Edgar Degas and George Seurat were notorious for using pastels. Now it’s your turn to show off your skills. Conté Pastel Pencils work best on rough paper surfaces, bringing texture to your artwork. Try this pencil to practice your crosshatching technique.
Looking for sleek lines, crisp details, and a satifying drawing experience? This is your pen. The Pigma Micron Pen is “the King” of drawing pens, found in the pocket of all artists. It’s filled with high-quality archival ink, doesn’t smear when dry, and doesn’t leak through your sketchbook. All hail the Micron!
Used for mixing colors or making dynamic shapes on canvas, the Richeson Plastic Painting Knife is not your everyday tool. If you’re looking to change up your painting routine, this knife can give your artwork a more organic feel. These plastic knives are safe, durable, and easy to clean after a painting session.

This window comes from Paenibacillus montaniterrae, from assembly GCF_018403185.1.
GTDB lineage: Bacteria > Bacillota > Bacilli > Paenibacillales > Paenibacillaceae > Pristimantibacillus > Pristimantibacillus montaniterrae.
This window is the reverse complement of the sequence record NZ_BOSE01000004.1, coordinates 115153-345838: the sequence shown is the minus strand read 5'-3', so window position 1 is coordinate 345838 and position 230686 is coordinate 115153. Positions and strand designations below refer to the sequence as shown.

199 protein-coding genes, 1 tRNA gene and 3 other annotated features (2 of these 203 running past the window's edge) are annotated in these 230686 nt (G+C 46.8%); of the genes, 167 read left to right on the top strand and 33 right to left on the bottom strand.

Acrylic paint is a water-based mixture known to dry fast on all types of surfaces. Try the Liquitex Basics Acrylic Paint with the painting knife for a more prominent stroke and fiery color. Andy Warhol loved using Liquitex paints, and so will you.
If you’re into mechanical pencils, here’s a must-have new tool for your drawing sessions. The Uni-Ball Kuru Toga Mechanical Pencil has a twisting mechanism that rotates the lead as you lift off the page, to keep the lead consistently sharp (Confused? See our helpful little diagram, below.). This starter kit comes with extra lead and erasers, too.